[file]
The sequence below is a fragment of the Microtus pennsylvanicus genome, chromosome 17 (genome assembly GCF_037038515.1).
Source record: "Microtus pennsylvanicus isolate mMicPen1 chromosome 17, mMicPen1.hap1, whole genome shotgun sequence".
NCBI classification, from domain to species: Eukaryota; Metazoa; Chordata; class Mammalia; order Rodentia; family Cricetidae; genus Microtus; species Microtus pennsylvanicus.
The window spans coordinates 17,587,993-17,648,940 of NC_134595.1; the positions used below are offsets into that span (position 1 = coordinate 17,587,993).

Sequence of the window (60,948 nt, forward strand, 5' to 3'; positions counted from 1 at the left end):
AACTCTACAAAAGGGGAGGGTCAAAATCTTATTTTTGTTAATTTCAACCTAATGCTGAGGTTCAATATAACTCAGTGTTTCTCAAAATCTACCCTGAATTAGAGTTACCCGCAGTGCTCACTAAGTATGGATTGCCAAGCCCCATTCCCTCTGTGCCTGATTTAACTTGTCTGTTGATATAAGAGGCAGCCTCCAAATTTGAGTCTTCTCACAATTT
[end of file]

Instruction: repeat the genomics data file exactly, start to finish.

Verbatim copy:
The sequence below is a fragment of the Microtus pennsylvanicus genome, chromosome 17 (genome assembly GCF_037038515.1).
Source record: "Microtus pennsylvanicus isolate mMicPen1 chromosome 17, mMicPen1.hap1, whole genome shotgun sequence".
NCBI classification, from domain to species: Eukaryota; Metazoa; Chordata; class Mammalia; order Rodentia; family Cricetidae; genus Microtus; species Microtus pennsylvanicus.
The window spans coordinates 17,587,993-17,648,940 of NC_134595.1; the positions used below are offsets into that span (position 1 = coordinate 17,587,993).

Sequence of the window (60,948 nt, forward strand, 5' to 3'; positions counted from 1 at the left end):
AACTCTACAAAAGGGGAGGGTCAAAATCTTATTTTTGTTAATTTCAACCTAATGCTGAGGTTCAATATAACTCAGTGTTTCTCAAAATCTACCCTGAATTAGAGTTACCCGCAGTGCTCACTAAGTATGGATTGCCAAGCCCCATTCCCTCTGTGCCTGATTTAACTTGTCTGTTGATATAAGAGGCAGCCTCCAAATTTGAGTCTTCTCACAATTT